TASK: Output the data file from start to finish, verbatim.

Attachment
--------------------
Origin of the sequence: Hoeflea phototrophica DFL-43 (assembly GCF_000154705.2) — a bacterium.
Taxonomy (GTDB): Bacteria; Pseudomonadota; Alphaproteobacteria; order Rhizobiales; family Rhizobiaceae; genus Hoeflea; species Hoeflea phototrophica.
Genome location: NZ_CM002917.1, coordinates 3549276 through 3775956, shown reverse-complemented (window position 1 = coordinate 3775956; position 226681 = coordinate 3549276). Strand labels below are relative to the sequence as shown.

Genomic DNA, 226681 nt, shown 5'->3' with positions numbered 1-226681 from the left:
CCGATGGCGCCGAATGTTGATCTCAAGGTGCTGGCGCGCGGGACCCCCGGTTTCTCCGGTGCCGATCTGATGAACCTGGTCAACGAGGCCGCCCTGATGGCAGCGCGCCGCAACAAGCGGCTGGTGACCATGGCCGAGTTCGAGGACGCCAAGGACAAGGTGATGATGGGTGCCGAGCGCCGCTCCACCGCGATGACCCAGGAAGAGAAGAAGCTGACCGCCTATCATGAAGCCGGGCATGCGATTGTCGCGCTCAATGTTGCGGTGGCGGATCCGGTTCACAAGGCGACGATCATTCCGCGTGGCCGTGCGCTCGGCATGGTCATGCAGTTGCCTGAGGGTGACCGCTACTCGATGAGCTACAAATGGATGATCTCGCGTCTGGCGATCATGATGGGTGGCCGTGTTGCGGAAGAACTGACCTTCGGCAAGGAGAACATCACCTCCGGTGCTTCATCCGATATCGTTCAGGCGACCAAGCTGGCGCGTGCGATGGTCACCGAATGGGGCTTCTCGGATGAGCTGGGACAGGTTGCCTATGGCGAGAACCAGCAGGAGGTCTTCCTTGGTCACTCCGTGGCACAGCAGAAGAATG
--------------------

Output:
Origin of the sequence: Hoeflea phototrophica DFL-43 (assembly GCF_000154705.2) — a bacterium.
Taxonomy (GTDB): Bacteria; Pseudomonadota; Alphaproteobacteria; order Rhizobiales; family Rhizobiaceae; genus Hoeflea; species Hoeflea phototrophica.
Genome location: NZ_CM002917.1, coordinates 3549276 through 3775956, shown reverse-complemented (window position 1 = coordinate 3775956; position 226681 = coordinate 3549276). Strand labels below are relative to the sequence as shown.

Genomic DNA, 226681 nt, shown 5'->3' with positions numbered 1-226681 from the left:
CCGATGGCGCCGAATGTTGATCTCAAGGTGCTGGCGCGCGGGACCCCCGGTTTCTCCGGTGCCGATCTGATGAACCTGGTCAACGAGGCCGCCCTGATGGCAGCGCGCCGCAACAAGCGGCTGGTGACCATGGCCGAGTTCGAGGACGCCAAGGACAAGGTGATGATGGGTGCCGAGCGCCGCTCCACCGCGATGACCCAGGAAGAGAAGAAGCTGACCGCCTATCATGAAGCCGGGCATGCGATTGTCGCGCTCAATGTTGCGGTGGCGGATCCGGTTCACAAGGCGACGATCATTCCGCGTGGCCGTGCGCTCGGCATGGTCATGCAGTTGCCTGAGGGTGACCGCTACTCGATGAGCTACAAATGGATGATCTCGCGTCTGGCGATCATGATGGGTGGCCGTGTTGCGGAAGAACTGACCTTCGGCAAGGAGAACATCACCTCCGGTGCTTCATCCGATATCGTTCAGGCGACCAAGCTGGCGCGTGCGATGGTCACCGAATGGGGCTTCTCGGATGAGCTGGGACAGGTTGCCTATGGCGAGAACCAGCAGGAGGTCTTCCTTGGTCACTCCGTGGCACAGCAGAAGAATG